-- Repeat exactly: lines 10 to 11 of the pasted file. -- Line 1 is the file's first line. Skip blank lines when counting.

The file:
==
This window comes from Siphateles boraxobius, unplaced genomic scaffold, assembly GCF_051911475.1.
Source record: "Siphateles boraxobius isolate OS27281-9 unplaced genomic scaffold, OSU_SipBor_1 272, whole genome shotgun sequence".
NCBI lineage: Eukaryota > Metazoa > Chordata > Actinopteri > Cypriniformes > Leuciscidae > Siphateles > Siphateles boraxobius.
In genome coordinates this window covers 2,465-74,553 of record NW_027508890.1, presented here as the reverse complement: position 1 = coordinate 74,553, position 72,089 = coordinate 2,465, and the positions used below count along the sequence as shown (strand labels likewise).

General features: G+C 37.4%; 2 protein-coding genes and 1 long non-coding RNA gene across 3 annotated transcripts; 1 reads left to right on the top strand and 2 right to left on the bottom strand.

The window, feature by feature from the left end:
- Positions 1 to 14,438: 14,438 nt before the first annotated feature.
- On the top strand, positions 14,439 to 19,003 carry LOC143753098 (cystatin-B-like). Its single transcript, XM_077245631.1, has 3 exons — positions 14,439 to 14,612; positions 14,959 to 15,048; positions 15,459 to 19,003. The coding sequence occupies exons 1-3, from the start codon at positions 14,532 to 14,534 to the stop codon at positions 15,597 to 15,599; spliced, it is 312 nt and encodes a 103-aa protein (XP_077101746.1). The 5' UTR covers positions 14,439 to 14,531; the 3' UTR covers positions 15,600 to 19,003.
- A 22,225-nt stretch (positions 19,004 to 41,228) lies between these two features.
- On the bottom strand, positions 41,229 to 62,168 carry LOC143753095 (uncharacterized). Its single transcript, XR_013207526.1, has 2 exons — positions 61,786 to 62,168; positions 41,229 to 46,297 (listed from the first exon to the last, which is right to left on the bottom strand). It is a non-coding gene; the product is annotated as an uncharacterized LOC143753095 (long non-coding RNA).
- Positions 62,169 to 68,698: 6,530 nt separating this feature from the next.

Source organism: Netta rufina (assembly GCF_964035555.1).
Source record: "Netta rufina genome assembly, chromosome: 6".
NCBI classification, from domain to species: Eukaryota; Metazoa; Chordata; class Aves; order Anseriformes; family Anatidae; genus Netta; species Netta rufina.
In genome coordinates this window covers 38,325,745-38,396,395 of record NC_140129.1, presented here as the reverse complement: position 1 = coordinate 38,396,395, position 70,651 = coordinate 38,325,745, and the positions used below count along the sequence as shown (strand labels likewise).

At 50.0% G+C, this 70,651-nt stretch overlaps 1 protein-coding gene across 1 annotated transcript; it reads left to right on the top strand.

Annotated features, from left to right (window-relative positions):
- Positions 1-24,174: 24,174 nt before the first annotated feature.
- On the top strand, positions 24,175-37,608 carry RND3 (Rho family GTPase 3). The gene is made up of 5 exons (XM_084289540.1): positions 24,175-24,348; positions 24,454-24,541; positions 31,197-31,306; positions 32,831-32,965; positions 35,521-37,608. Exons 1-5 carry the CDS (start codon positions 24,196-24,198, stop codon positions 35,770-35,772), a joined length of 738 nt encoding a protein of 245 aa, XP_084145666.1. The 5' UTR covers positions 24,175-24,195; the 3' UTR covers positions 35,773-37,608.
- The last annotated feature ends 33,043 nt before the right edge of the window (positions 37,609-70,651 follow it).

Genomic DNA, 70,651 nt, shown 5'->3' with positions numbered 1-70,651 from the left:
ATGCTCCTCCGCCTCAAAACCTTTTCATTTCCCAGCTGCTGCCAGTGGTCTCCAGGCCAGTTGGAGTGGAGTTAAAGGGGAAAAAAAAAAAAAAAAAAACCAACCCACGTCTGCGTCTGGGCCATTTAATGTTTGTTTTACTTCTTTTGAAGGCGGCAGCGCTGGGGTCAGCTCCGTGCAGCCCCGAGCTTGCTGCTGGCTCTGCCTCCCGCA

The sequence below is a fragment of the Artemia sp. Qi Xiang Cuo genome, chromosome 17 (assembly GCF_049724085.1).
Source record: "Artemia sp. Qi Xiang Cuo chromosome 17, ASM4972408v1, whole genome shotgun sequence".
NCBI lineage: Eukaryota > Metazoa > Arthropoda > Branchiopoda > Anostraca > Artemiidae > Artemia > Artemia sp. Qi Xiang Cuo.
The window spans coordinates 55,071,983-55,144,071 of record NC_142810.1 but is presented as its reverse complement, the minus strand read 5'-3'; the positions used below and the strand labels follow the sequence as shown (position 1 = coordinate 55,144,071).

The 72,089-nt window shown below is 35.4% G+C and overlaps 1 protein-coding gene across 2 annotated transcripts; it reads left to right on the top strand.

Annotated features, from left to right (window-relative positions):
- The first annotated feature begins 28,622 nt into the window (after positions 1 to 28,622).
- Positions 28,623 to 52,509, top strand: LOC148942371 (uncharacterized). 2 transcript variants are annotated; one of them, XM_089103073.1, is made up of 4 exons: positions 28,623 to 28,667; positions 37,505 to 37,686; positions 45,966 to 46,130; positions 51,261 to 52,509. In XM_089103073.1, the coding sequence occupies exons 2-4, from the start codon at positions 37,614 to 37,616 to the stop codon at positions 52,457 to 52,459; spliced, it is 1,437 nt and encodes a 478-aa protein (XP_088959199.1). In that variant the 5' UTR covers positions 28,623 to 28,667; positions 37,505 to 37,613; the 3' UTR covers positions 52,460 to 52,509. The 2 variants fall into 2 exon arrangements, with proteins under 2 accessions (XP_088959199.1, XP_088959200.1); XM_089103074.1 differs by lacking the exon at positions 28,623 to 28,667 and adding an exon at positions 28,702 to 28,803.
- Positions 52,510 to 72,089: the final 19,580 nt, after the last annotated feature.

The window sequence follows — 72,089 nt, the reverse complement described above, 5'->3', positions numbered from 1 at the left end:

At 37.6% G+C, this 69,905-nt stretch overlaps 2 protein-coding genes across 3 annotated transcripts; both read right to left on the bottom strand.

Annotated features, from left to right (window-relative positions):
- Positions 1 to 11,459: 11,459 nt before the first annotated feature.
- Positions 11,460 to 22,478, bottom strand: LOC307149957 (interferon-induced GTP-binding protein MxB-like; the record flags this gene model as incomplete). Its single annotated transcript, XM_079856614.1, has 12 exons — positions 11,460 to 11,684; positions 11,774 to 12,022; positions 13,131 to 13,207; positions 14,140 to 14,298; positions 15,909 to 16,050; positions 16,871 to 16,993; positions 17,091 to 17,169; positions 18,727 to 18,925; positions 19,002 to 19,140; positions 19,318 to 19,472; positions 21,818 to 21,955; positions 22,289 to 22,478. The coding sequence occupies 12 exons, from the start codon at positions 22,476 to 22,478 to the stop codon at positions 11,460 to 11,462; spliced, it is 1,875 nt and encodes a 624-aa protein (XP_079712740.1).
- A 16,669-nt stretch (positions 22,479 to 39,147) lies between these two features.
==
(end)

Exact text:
- On the bottom strand, positions 41,229 to 62,168 carry LOC143753095 (uncharacterized). Its single transcript, XR_013207526.1, has 2 exons — positions 61,786 to 62,168; positions 41,229 to 46,297 (listed from the first exon to the last, which is right to left on the bottom strand). It is a non-coding gene; the product is annotated as an uncharacterized LOC143753095 (long non-coding RNA).
- Positions 62,169 to 68,698: 6,530 nt separating this feature from the next.